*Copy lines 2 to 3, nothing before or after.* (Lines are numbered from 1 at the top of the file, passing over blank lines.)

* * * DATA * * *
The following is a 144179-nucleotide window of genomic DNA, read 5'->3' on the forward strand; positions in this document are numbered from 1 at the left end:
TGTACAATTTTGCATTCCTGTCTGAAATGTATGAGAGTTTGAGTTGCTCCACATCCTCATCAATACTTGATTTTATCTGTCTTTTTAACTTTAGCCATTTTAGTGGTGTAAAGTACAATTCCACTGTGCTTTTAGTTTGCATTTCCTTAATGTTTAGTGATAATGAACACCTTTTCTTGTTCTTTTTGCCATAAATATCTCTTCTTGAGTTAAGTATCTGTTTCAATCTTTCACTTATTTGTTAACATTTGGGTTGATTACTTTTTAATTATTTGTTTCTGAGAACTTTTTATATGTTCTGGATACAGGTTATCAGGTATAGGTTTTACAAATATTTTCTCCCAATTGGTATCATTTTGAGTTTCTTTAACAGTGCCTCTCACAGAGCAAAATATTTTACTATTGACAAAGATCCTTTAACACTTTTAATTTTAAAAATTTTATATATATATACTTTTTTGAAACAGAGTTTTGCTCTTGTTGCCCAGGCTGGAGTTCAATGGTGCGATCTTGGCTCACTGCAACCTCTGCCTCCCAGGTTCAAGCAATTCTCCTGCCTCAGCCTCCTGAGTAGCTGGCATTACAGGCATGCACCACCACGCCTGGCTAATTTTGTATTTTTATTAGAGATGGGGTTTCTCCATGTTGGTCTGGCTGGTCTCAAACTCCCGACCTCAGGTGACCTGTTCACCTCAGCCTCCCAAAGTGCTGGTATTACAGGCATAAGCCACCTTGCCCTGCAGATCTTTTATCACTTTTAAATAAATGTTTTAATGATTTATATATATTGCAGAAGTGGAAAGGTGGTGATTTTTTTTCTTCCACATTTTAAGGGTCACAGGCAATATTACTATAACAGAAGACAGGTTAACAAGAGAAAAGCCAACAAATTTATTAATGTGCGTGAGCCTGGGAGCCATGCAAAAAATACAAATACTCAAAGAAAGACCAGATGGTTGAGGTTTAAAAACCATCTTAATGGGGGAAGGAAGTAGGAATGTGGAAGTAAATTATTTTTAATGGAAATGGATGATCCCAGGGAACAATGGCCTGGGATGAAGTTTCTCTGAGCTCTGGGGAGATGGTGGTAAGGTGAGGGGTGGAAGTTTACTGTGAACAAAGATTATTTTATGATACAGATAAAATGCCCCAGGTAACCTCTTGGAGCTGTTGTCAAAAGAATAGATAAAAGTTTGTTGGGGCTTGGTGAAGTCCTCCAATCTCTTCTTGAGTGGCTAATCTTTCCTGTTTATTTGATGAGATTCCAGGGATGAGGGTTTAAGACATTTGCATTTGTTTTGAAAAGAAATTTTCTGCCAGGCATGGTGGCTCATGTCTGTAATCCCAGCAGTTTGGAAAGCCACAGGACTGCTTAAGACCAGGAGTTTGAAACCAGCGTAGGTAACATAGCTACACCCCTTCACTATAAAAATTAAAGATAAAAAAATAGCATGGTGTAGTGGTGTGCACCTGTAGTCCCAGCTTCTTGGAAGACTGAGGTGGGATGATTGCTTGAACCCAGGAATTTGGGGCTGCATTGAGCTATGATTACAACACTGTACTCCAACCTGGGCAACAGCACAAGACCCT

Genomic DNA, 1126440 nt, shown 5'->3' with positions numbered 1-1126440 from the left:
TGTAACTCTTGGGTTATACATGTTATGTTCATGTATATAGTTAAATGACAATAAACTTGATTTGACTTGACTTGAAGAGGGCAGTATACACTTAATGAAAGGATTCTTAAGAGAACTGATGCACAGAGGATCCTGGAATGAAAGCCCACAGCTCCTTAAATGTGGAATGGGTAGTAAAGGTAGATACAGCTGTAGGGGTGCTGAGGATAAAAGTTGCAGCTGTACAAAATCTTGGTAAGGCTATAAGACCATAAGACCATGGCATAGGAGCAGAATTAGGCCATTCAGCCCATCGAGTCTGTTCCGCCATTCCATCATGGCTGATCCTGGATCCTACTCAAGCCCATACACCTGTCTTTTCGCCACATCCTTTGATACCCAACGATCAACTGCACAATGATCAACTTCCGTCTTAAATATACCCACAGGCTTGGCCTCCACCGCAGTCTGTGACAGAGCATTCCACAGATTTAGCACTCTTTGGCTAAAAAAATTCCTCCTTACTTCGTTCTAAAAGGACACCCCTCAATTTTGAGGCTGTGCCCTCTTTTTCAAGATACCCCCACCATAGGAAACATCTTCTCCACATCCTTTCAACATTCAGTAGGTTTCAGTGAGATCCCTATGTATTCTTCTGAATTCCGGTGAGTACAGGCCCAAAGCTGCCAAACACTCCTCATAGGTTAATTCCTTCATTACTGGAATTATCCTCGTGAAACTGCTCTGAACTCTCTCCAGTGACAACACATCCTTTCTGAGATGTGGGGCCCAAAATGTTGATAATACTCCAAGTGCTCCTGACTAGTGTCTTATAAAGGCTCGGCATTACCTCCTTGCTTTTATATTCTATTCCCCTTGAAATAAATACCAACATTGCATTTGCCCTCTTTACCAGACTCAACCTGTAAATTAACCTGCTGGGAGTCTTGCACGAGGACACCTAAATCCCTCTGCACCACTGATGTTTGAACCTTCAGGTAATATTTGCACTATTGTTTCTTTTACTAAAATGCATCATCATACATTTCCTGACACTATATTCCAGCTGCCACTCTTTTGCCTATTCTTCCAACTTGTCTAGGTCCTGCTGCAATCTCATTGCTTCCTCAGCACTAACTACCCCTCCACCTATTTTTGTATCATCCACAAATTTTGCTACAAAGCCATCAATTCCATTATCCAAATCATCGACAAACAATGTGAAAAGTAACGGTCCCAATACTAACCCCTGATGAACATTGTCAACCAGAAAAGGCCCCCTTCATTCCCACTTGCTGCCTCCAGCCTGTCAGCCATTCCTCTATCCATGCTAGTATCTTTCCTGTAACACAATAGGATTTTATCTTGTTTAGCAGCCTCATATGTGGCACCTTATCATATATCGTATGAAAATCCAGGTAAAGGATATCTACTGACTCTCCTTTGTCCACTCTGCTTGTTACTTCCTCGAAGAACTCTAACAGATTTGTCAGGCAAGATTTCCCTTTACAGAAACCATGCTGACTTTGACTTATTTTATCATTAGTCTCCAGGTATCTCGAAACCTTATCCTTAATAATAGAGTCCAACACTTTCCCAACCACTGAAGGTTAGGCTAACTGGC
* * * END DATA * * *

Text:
TGTACAATTTTGCATTCCTGTCTGAAATGTATGAGAGTTTGAGTTGCTCCACATCCTCATCAATACTTGATTTTATCTGTCTTTTTAACTTTAGCCATTTTAGTGGTGTAAAGTACAATTCCACTGTGCTTTTAGTTTGCATTTCCTTAATGTTTAGTGATAATGAACACCTTTTCTTGTTCTTTTTGCCATAAATATCTCTTCTTGAGTTAAGTATCTGTTTCAATCTTTCACTTATTTGTTAACATTTGGGTTGATTACTTTTTAATTATTTGTTTCTGAGAACTTTTTATATGTTCTGGATACAGGTTATCAGGTATAGGTTTTACAAATATTTTCTCCCAATTGGTATCATTTTGAGTTTCTTTAACAGTGCCTCTCACAGAGCAAAATATTTTACTATTGACAAAGATCCTTTAACACTTTTAATTTTAAAAATTTTATATATATATACTTTTTTGAAACAGAGTTTTGCTCTTGTTGCCCAGGCTGGAGTTCAATGGTGCGATCTTGGCTCACTGCAACCTCTGCCTCCCAGGTTCAAGCAATTCTCCTGCCTCAGCCTCCTGAGTAGCTGGCATTACAGGCATGCACCACCACGCCTGGCTAATTTTGTATTTTTATTAGAGATGGGGTTTCTCCATGTTGGTCTGGCTGGTCTCAAACTCCCGACCTCAGGTGACCTGTTCACCTCAGCCTCCCAAAGTGCTGGTATTACAGGCATAAGCCACCTTGCCCTGCAGATCTTTTATCACTTTTAAATAAATGTTTTAATGATTTATATATATTGCAGAAGTGGAAAGGTGGTGATTTTTTTTCTTCCACATTTTAAGGGTCACAGGCAATATTACTATAACAGAAGACAGGTTAACAAGAGAAAAGCCAACAAATTTATTAATGTGCGTGAGCCTGGGAGCCATGCAAAAAATACAAATACTCAAAGAAAGACCAGATGGTTGAGGTTTAAAAACCATCTTAATGGGGGAAGGAAGTAGGAATGTGGAAGTAAATTATTTTTAATGGAAATGGATGATCCCAGGGAACAATGGCCTGGGATGAAGTTTCTCTGAGCTCTGGGGAGATGGTGGTAAGGTGAGGGGTGGAAGTTTACTGTGAACAAAGATTATTTTATGATACAGATAAAATGCCCCAGGTAACCTCTTGGAGCTGTTGTCAAAAGAATAGATAAAAGTTTGTTGGGGCTTGGTGAAGTCCTCCAATCTCTTCTTGAGTGGCTAATCTTTCCTGTTTATTTGATGAGATTCCAGGGATGAGGGTTTAAGACATTTGCATTTGTTTTGAAAAGAAATTTTCTGCCAGGCATGGTGGCTCATGTCTGTAATCCCAGCAGTTTGGAAAGCCACAGGACTGCTTAAGACCAGGAGTTTGAAACCAGCGTAGGTAACATAGCTACACCCCTTCACTATAAAAATTAAAGATAAAAAAATAGCATGGTGTAGTGGTGTGCACCTGTAGTCCCAGCTTCTTGGAAGACTGAGGTGGGATGATTGCTTGAACCCAGGAATTTGGGGCTGCATTGAGCTATGATTACAACACTGTACTCCAACCTGGGCAACAGCACAAGACCCT

Genomic DNA, 1126440 nt, shown 5'->3' with positions numbered 1-1126440 from the left: